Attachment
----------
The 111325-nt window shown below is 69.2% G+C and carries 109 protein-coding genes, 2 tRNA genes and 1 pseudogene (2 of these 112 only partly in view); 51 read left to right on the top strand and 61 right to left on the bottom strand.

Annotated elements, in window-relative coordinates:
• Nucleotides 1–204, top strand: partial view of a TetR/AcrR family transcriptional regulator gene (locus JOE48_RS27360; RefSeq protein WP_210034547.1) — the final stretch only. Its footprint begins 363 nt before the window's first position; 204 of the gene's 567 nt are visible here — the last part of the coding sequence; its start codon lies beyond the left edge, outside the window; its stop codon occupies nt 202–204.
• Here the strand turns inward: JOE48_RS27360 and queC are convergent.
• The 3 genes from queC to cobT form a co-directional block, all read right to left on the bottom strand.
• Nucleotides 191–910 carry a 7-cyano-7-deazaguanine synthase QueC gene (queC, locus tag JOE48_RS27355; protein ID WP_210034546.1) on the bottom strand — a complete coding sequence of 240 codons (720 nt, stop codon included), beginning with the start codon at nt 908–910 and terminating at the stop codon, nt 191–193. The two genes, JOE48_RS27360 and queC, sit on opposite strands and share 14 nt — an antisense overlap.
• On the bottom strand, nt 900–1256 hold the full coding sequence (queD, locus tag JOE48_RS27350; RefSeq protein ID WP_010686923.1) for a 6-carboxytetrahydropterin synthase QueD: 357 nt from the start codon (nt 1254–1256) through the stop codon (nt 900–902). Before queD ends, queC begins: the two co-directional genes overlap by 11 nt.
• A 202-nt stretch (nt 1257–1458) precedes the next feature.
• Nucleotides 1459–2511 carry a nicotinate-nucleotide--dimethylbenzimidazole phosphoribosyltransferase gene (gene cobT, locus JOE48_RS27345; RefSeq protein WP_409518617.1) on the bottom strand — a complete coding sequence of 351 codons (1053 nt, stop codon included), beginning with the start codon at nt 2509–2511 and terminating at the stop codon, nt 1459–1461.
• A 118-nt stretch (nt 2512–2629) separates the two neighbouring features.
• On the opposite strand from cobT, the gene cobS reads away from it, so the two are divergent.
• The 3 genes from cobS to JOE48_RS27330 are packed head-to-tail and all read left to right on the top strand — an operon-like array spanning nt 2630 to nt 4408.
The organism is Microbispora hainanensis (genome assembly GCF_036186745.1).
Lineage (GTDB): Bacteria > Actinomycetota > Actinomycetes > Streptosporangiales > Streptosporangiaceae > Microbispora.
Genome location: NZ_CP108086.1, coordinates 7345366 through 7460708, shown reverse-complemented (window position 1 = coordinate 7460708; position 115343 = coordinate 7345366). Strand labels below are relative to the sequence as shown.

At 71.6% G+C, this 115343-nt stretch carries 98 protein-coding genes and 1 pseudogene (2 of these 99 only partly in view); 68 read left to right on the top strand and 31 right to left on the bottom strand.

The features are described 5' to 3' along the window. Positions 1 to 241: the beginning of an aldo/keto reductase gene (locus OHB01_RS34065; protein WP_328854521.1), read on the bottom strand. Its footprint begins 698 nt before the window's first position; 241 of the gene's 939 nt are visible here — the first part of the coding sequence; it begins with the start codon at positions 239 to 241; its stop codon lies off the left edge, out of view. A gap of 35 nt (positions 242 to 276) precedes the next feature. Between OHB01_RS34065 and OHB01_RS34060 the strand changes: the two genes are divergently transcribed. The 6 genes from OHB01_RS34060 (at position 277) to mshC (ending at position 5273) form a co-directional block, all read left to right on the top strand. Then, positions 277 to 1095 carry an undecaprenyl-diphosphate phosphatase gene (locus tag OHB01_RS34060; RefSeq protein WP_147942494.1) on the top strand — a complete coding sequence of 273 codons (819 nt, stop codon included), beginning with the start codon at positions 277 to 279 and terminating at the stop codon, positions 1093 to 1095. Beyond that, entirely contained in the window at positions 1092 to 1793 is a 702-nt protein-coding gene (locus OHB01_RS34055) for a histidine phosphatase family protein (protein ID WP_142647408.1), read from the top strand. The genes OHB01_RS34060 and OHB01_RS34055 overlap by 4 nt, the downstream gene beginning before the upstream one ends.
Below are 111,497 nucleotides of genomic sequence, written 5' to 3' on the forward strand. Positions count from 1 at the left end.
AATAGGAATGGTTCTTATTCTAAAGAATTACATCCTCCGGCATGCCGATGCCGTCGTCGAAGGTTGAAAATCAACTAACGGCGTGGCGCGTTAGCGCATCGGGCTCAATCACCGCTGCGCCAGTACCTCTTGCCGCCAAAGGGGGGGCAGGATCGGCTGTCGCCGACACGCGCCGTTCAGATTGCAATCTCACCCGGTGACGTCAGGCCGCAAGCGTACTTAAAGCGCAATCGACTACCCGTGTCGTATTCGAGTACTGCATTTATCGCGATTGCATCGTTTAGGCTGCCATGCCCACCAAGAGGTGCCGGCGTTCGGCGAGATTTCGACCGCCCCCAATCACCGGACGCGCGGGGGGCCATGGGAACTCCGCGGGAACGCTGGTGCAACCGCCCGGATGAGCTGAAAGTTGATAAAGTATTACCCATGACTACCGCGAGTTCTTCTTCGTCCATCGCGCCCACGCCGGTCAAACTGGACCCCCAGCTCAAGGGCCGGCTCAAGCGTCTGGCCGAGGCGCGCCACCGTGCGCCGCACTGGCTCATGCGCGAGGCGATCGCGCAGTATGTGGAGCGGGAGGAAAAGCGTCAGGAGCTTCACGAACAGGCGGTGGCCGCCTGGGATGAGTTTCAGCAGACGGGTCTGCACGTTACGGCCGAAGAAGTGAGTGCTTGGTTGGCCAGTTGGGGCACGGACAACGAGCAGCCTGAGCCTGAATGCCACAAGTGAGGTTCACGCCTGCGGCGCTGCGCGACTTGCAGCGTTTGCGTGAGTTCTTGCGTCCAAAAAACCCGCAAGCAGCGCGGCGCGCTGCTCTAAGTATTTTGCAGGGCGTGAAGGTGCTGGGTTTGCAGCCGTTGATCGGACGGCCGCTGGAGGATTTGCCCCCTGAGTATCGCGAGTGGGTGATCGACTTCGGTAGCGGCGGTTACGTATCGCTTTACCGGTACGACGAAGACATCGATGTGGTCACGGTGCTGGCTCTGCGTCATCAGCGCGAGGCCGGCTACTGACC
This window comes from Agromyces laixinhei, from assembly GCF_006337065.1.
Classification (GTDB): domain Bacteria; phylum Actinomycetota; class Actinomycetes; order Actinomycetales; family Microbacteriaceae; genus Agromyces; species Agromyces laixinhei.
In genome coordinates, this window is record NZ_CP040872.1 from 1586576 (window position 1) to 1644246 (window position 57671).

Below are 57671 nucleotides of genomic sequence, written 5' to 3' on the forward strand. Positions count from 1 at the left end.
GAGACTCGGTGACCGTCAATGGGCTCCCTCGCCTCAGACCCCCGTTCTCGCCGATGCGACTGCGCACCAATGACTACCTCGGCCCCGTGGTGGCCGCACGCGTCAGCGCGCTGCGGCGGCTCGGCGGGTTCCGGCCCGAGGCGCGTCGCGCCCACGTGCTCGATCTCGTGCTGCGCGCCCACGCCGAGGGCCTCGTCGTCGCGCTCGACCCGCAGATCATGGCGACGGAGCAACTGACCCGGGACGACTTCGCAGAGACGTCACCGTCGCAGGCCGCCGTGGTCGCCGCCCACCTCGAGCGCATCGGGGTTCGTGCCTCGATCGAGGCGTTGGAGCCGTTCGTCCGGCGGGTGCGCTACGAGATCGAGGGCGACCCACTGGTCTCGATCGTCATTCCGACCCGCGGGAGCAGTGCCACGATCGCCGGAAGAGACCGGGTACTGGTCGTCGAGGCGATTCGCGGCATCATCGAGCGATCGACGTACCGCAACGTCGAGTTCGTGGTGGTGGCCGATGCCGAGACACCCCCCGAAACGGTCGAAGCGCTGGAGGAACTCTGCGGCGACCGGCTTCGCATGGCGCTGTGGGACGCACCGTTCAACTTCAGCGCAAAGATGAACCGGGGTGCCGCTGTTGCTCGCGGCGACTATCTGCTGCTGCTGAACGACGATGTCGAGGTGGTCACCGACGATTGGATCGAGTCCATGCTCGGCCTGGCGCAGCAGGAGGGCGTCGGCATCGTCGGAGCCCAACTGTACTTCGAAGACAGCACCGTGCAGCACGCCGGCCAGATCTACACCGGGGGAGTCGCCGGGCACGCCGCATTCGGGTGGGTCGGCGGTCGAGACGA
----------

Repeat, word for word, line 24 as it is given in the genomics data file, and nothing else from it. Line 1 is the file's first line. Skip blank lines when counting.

GAGACTCGGTGACCGTCAATGGGCTCCCTCGCCTCAGACCCCCGTTCTCGCCGATGCGACTGCGCACCAATGACTACCTCGGCCCCGTGGTGGCCGCACGCGTCAGCGCGCTGCGGCGGCTCGGCGGGTTCCGGCCCGAGGCGCGTCGCGCCCACGTGCTCGATCTCGTGCTGCGCGCCCACGCCGAGGGCCTCGTCGTCGCGCTCGACCCGCAGATCATGGCGACGGAGCAACTGACCCGGGACGACTTCGCAGAGACGTCACCGTCGCAGGCCGCCGTGGTCGCCGCCCACCTCGAGCGCATCGGGGTTCGTGCCTCGATCGAGGCGTTGGAGCCGTTCGTCCGGCGGGTGCGCTACGAGATCGAGGGCGACCCACTGGTCTCGATCGTCATTCCGACCCGCGGGAGCAGTGCCACGATCGCCGGAAGAGACCGGGTACTGGTCGTCGAGGCGATTCGCGGCATCATCGAGCGATCGACGTACCGCAACGTCGAGTTCGTGGTGGTGGCCGATGCCGAGACACCCCCCGAAACGGTCGAAGCGCTGGAGGAACTCTGCGGCGACCGGCTTCGCATGGCGCTGTGGGACGCACCGTTCAACTTCAGCGCAAAGATGAACCGGGGTGCCGCTGTTGCTCGCGGCGACTATCTGCTGCTGCTGAACGACGATGTCGAGGTGGTCACCGACGATTGGATCGAGTCCATGCTCGGCCTGGCGCAGCAGGAGGGCGTCGGCATCGTCGGAGCCCAACTGTACTTCGAAGACAGCACCGTGCAGCACGCCGGCCAGATCTACACCGGGGGAGTCGCCGGGCACGCCGCATTCGGGTGGGTCGGCGGTCGAGACGA